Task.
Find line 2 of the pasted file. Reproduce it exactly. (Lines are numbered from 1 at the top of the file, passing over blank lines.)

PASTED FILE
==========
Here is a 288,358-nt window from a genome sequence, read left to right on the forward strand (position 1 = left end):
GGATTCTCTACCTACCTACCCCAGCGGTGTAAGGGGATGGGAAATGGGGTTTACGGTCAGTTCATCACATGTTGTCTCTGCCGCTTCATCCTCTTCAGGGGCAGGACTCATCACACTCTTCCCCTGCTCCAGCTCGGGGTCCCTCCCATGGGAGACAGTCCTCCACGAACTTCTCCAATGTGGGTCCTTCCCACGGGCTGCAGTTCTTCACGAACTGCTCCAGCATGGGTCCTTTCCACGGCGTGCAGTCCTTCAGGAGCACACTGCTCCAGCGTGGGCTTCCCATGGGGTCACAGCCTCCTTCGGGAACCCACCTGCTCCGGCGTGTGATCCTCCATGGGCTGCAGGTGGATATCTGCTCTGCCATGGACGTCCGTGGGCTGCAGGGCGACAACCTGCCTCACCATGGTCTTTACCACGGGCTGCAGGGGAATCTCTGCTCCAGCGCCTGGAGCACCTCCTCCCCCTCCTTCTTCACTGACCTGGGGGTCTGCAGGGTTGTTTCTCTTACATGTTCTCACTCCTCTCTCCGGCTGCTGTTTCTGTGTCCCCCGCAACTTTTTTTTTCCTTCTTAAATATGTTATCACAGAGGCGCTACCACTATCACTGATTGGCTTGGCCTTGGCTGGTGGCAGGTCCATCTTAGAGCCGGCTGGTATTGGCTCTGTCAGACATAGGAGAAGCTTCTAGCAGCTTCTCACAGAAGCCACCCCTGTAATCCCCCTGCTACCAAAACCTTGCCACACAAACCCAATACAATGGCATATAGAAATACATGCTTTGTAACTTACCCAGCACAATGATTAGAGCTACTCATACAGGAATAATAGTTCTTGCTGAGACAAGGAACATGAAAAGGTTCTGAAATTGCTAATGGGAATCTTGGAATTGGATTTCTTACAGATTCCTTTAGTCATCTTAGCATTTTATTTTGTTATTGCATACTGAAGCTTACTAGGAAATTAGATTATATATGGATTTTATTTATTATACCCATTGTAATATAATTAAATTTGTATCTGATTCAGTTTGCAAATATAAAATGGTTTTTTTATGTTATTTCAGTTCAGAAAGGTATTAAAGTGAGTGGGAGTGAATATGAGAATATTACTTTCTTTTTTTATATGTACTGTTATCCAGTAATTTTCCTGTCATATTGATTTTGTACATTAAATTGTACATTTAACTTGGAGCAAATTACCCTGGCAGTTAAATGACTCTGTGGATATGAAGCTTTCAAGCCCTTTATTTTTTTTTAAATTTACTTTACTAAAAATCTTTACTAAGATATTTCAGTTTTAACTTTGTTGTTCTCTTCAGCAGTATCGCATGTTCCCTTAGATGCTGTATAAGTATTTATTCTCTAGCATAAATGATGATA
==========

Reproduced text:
GGATTCTCTACCTACCTACCCCAGCGGTGTAAGGGGATGGGAAATGGGGTTTACGGTCAGTTCATCACATGTTGTCTCTGCCGCTTCATCCTCTTCAGGGGCAGGACTCATCACACTCTTCCCCTGCTCCAGCTCGGGGTCCCTCCCATGGGAGACAGTCCTCCACGAACTTCTCCAATGTGGGTCCTTCCCACGGGCTGCAGTTCTTCACGAACTGCTCCAGCATGGGTCCTTTCCACGGCGTGCAGTCCTTCAGGAGCACACTGCTCCAGCGTGGGCTTCCCATGGGGTCACAGCCTCCTTCGGGAACCCACCTGCTCCGGCGTGTGATCCTCCATGGGCTGCAGGTGGATATCTGCTCTGCCATGGACGTCCGTGGGCTGCAGGGCGACAACCTGCCTCACCATGGTCTTTACCACGGGCTGCAGGGGAATCTCTGCTCCAGCGCCTGGAGCACCTCCTCCCCCTCCTTCTTCACTGACCTGGGGGTCTGCAGGGTTGTTTCTCTTACATGTTCTCACTCCTCTCTCCGGCTGCTGTTTCTGTGTCCCCCGCAACTTTTTTTTTCCTTCTTAAATATGTTATCACAGAGGCGCTACCACTATCACTGATTGGCTTGGCCTTGGCTGGTGGCAGGTCCATCTTAGAGCCGGCTGGTATTGGCTCTGTCAGACATAGGAGAAGCTTCTAGCAGCTTCTCACAGAAGCCACCCCTGTAATCCCCCTGCTACCAAAACCTTGCCACACAAACCCAATACAATGGCATATAGAAATACATGCTTTGTAACTTACCCAGCACAATGATTAGAGCTACTCATACAGGAATAATAGTTCTTGCTGAGACAAGGAACATGAAAAGGTTCTGAAATTGCTAATGGGAATCTTGGAATTGGATTTCTTACAGATTCCTTTAGTCATCTTAGCATTTTATTTTGTTATTGCATACTGAAGCTTACTAGGAAATTAGATTATATATGGATTTTATTTATTATACCCATTGTAATATAATTAAATTTGTATCTGATTCAGTTTGCAAATATAAAATGGTTTTTTTATGTTATTTCAGTTCAGAAAGGTATTAAAGTGAGTGGGAGTGAATATGAGAATATTACTTTCTTTTTTTATATGTACTGTTATCCAGTAATTTTCCTGTCATATTGATTTTGTACATTAAATTGTACATTTAACTTGGAGCAAATTACCCTGGCAGTTAAATGACTCTGTGGATATGAAGCTTTCAAGCCCTTTATTTTTTTTTAAATTTACTTTACTAAAAATCTTTACTAAGATATTTCAGTTTTAACTTTGTTGTTCTCTTCAGCAGTATCGCATGTTCCCTTAGATGCTGTATAAGTATTTATTCTCTAGCATAAATGATGATA